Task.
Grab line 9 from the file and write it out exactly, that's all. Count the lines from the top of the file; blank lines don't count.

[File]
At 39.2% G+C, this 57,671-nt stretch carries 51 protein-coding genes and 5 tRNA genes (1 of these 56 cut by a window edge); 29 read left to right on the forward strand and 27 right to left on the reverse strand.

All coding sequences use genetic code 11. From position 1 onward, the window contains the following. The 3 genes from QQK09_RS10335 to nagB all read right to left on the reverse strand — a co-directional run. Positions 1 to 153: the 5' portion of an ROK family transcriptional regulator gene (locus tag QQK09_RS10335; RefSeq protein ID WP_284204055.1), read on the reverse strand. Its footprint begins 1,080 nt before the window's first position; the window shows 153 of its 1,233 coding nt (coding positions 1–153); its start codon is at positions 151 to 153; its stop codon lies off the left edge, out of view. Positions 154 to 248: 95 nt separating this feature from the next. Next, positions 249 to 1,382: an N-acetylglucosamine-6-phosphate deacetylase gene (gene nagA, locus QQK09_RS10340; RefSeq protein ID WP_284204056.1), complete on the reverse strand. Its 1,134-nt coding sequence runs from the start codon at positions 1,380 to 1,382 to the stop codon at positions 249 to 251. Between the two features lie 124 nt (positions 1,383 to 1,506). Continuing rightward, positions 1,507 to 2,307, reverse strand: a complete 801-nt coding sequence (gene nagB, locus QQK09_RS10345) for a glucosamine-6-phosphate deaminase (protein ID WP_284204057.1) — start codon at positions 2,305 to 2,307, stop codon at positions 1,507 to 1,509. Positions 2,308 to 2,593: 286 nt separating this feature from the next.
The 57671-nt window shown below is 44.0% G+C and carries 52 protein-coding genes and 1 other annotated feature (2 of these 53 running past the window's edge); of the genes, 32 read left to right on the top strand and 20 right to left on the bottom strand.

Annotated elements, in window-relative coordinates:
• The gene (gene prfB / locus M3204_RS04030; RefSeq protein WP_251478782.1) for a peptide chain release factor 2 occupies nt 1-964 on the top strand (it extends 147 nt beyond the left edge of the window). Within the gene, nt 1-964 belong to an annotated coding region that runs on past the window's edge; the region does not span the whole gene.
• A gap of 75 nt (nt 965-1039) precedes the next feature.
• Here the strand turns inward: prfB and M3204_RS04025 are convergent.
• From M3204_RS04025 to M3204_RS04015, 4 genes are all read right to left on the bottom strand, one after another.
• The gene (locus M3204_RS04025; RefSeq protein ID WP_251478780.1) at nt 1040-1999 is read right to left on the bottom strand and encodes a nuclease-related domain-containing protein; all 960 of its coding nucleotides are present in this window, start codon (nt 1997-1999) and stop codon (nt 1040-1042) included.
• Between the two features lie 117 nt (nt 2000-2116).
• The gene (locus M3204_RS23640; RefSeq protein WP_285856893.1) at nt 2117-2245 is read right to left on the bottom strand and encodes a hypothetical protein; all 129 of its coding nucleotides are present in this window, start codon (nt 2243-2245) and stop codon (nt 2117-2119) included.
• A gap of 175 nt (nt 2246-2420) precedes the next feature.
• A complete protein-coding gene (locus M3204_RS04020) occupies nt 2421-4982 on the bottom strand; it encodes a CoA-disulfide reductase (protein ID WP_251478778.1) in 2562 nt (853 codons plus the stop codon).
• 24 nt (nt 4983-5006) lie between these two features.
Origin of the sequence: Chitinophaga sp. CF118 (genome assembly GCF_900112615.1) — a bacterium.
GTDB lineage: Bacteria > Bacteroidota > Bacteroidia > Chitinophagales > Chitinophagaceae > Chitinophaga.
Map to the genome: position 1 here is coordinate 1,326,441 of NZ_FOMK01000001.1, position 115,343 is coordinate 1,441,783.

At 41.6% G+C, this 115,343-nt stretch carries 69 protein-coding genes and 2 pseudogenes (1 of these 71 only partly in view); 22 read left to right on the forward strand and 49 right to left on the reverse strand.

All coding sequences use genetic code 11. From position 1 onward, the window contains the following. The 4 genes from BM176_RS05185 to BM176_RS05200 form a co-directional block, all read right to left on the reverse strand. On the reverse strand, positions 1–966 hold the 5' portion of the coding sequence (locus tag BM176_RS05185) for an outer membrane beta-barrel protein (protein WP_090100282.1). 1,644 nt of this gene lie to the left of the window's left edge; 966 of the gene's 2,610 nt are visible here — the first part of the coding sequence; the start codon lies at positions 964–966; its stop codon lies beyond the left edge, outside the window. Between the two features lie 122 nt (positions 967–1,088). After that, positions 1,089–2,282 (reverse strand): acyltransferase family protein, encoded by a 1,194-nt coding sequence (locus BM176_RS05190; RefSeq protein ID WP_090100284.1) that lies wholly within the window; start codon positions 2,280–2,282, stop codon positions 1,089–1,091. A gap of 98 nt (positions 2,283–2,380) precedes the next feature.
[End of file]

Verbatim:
• The gene (locus M3204_RS04025; RefSeq protein ID WP_251478780.1) at nt 1040-1999 is read right to left on the bottom strand and encodes a nuclease-related domain-containing protein; all 960 of its coding nucleotides are present in this window, start codon (nt 1997-1999) and stop codon (nt 1040-1042) included.